Chaucerian Works in the English Renaissance: Editions and Imitations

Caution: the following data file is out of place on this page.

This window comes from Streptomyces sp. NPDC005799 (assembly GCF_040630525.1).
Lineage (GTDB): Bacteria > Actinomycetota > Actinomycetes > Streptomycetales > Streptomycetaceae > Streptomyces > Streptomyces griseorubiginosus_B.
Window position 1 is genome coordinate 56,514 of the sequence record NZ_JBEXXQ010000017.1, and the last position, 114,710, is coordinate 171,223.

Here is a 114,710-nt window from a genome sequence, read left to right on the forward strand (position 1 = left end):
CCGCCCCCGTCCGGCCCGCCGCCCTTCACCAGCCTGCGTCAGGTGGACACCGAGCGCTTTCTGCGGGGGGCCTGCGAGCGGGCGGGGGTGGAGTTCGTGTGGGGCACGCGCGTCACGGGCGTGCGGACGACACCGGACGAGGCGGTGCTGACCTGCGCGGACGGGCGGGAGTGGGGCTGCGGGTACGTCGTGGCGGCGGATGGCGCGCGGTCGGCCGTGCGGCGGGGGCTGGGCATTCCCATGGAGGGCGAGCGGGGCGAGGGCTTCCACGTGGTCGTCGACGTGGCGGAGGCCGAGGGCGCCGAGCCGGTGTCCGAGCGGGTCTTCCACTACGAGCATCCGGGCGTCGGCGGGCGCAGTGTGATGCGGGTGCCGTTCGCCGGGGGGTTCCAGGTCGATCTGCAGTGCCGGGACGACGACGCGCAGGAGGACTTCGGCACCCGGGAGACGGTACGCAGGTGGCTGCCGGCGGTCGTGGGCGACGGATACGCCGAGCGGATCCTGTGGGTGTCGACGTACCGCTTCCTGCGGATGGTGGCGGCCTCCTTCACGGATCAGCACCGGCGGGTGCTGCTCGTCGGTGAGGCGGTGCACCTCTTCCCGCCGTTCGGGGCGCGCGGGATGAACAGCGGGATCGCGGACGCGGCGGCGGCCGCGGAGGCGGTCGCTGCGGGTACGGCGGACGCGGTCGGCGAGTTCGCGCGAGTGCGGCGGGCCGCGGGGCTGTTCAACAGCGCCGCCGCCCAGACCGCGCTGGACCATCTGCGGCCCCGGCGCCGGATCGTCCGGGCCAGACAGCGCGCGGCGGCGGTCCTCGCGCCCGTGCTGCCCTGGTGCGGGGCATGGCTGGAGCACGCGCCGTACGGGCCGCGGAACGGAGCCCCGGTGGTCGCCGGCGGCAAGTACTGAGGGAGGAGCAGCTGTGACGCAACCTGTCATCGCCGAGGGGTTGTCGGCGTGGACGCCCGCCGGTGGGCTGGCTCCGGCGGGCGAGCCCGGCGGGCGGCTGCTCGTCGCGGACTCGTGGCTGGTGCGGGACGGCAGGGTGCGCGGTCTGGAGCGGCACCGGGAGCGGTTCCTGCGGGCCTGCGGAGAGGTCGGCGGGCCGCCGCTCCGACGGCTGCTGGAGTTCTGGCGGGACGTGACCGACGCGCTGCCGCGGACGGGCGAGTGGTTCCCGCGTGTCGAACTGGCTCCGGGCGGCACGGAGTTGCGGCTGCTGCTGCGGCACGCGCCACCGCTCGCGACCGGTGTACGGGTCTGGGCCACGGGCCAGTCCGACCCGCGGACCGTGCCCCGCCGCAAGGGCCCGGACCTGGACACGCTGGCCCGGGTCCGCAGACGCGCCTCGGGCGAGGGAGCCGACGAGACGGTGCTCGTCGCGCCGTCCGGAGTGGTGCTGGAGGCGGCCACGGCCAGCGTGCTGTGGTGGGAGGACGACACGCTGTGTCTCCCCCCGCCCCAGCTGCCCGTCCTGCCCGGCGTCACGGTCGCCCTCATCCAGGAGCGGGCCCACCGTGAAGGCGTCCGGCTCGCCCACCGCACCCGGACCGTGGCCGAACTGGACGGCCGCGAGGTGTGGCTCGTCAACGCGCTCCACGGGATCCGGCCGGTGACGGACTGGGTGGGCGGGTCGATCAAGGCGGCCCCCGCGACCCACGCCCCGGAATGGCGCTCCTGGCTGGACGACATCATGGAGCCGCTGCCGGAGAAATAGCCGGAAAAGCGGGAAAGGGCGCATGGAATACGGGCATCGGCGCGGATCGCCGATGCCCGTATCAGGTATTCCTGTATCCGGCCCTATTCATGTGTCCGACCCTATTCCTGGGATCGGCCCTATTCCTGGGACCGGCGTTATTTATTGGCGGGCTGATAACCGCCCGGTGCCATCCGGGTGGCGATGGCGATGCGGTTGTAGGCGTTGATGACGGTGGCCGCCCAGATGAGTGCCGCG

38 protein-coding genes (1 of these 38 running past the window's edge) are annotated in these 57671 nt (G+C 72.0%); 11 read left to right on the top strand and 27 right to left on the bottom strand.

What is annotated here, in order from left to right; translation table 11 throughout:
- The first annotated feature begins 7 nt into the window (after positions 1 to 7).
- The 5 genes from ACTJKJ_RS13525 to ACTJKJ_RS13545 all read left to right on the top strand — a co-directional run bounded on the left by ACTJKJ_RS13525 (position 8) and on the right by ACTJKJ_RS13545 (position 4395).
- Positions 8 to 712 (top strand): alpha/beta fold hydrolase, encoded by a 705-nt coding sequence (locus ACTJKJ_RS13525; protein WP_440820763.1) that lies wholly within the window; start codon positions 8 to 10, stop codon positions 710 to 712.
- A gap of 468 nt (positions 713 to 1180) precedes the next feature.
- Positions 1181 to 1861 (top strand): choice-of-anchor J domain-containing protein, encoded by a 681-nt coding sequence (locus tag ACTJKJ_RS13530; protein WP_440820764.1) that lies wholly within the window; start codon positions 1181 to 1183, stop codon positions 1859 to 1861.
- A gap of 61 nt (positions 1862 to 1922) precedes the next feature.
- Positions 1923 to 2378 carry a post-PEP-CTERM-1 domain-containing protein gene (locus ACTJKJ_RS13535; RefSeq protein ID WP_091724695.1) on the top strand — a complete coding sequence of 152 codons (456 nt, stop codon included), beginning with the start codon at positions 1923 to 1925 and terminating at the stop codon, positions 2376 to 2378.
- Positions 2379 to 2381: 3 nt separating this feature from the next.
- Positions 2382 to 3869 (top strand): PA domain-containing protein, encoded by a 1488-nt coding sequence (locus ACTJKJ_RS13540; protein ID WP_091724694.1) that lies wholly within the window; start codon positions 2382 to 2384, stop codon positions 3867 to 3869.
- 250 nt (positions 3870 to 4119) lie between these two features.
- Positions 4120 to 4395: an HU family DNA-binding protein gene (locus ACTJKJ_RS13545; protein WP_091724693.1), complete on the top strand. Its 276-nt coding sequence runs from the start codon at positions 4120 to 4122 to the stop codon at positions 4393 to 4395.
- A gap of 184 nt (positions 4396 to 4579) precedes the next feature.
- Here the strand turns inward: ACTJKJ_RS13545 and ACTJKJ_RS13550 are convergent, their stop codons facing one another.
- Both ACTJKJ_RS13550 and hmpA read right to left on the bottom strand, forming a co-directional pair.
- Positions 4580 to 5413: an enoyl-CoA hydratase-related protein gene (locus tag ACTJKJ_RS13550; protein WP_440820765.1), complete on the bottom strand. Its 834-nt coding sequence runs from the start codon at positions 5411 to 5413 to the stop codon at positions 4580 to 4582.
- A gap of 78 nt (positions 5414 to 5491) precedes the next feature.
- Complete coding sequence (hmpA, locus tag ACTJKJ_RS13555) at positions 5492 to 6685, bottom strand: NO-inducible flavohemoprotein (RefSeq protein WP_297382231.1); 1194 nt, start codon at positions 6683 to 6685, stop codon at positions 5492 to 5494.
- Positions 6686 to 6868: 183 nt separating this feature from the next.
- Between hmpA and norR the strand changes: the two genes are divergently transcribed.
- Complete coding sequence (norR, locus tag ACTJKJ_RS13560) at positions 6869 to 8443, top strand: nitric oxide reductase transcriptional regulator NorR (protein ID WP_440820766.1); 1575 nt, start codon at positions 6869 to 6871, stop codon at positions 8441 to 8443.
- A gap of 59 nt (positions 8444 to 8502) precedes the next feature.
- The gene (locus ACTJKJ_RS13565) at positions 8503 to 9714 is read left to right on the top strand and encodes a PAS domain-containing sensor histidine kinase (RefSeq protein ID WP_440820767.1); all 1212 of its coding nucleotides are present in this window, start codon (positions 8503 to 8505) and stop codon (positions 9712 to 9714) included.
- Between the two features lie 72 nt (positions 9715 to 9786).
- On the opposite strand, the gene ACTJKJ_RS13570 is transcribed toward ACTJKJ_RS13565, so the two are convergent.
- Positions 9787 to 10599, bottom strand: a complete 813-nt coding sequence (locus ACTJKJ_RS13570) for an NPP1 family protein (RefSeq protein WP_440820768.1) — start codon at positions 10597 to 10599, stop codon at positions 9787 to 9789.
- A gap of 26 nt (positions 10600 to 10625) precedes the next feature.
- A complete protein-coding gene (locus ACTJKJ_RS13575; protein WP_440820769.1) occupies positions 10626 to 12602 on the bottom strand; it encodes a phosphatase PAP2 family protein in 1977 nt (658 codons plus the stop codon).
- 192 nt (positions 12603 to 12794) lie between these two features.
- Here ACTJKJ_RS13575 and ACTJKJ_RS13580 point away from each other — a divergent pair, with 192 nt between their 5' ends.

Chaucerian Works in the English Renaissance: Editions and ImitationsSean Gordon Lewis, Ph.D.Director: Michael Mack, Ph.D.Chaucerian Works in the English Renaissance: Editions and Imitations articulates the connection between editorial presentation and authorial imitation in order to solve a very specific problem: why were the comedic aspects of the works of Geoffrey Chaucer--aspects that appear to be central to his poetic sensibilities--so often ignored by Renaissance poets who drew on Chaucerian materials? While shifts in language, religion, politics, and poetic sensibilities help account for a predilection for prizing Chaucerian works of sentence (moral gravity), it does not adequately explain why a poet like Edmund Spenser--one of the age's most unabashedly Chaucerian poets--would imitate comedic, works of solaas (literary pleasure) in a completely sententious manner. This dissertation combines bibliographic approaches with formal analysis of literary history, leading to a fuller understanding of the "uncomedying" of Chaucer by Renaissance editors and poets. This dissertation examines the rhetorical and aesthetic effects of editions of the works of Chaucer published between 1477 and 1602 (Caxton through Speght) as a means of understanding patterns of Chaucerian imitation by poets of the period. Although the most obvious shift in textual presentation is the change from printing single works to printing "Complete Works" beginning with the 1532 Thynne, I argue that choices made by the printing-house (in terms of layout, font, and, most specifically, editorial directions) had a gradual, cumulative effect of highlighting Chaucerian sentence at the expense of solaas. The ways in which Chaucerian texts were presented to be read throughout the Renaissance determined, to a great degree, how these texts were imitated. The evidence of this cumulative effect on poetic reception is seen in a thorough examination of the early editions of the poetry of John Skelton and Edmund Spenser, revealing that not only did the editorial rhetoric of Chaucerian editions in the English Renaissance mold the ways in which poets responded to Chaucer, but that in the case of Edmund Spenser, Spenser's poetic imitations of Chaucer led to major shifts in editorial presentation of Chaucer's works in the beginning of the seventeenth century.
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